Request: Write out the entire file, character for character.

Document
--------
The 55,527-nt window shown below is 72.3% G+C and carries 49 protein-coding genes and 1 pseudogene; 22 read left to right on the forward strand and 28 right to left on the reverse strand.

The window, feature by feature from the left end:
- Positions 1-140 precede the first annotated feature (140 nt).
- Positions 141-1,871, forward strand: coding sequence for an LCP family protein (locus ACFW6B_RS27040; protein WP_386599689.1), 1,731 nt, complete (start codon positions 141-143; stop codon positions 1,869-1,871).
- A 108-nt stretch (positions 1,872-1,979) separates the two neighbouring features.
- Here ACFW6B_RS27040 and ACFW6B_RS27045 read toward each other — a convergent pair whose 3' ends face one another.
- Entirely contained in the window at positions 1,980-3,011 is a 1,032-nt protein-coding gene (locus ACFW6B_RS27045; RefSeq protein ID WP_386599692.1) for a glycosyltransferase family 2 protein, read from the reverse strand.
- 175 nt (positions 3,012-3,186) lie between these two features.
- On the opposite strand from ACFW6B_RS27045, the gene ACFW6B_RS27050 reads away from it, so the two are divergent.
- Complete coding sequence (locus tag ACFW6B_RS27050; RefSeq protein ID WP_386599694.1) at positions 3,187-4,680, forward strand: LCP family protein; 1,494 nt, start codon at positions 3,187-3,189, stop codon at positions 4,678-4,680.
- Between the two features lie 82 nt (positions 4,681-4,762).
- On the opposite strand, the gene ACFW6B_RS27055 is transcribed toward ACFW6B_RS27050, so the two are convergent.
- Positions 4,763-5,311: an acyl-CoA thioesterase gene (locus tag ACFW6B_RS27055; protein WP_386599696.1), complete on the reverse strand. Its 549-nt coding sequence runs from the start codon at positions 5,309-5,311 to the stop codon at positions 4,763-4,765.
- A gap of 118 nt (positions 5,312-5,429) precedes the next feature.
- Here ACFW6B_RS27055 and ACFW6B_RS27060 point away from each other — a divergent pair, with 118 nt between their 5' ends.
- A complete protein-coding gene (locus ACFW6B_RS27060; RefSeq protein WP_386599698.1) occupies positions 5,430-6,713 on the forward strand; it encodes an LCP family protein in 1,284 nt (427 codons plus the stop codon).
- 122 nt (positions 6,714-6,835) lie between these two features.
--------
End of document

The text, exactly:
The 55,527-nt window shown below is 72.3% G+C and carries 49 protein-coding genes and 1 pseudogene; 22 read left to right on the forward strand and 28 right to left on the reverse strand.

The window, feature by feature from the left end:
- Positions 1-140 precede the first annotated feature (140 nt).
- Positions 141-1,871, forward strand: coding sequence for an LCP family protein (locus ACFW6B_RS27040; protein WP_386599689.1), 1,731 nt, complete (start codon positions 141-143; stop codon positions 1,869-1,871).
- A 108-nt stretch (positions 1,872-1,979) separates the two neighbouring features.
- Here ACFW6B_RS27040 and ACFW6B_RS27045 read toward each other — a convergent pair whose 3' ends face one another.
- Entirely contained in the window at positions 1,980-3,011 is a 1,032-nt protein-coding gene (locus ACFW6B_RS27045; RefSeq protein ID WP_386599692.1) for a glycosyltransferase family 2 protein, read from the reverse strand.
- 175 nt (positions 3,012-3,186) lie between these two features.
- On the opposite strand from ACFW6B_RS27045, the gene ACFW6B_RS27050 reads away from it, so the two are divergent.
- Complete coding sequence (locus tag ACFW6B_RS27050; RefSeq protein ID WP_386599694.1) at positions 3,187-4,680, forward strand: LCP family protein; 1,494 nt, start codon at positions 3,187-3,189, stop codon at positions 4,678-4,680.
- Between the two features lie 82 nt (positions 4,681-4,762).
- On the opposite strand, the gene ACFW6B_RS27055 is transcribed toward ACFW6B_RS27050, so the two are convergent.
- Positions 4,763-5,311: an acyl-CoA thioesterase gene (locus tag ACFW6B_RS27055; protein WP_386599696.1), complete on the reverse strand. Its 549-nt coding sequence runs from the start codon at positions 5,309-5,311 to the stop codon at positions 4,763-4,765.
- A gap of 118 nt (positions 5,312-5,429) precedes the next feature.
- Here ACFW6B_RS27055 and ACFW6B_RS27060 point away from each other — a divergent pair, with 118 nt between their 5' ends.
- A complete protein-coding gene (locus ACFW6B_RS27060; RefSeq protein WP_386599698.1) occupies positions 5,430-6,713 on the forward strand; it encodes an LCP family protein in 1,284 nt (427 codons plus the stop codon).
- 122 nt (positions 6,714-6,835) lie between these two features.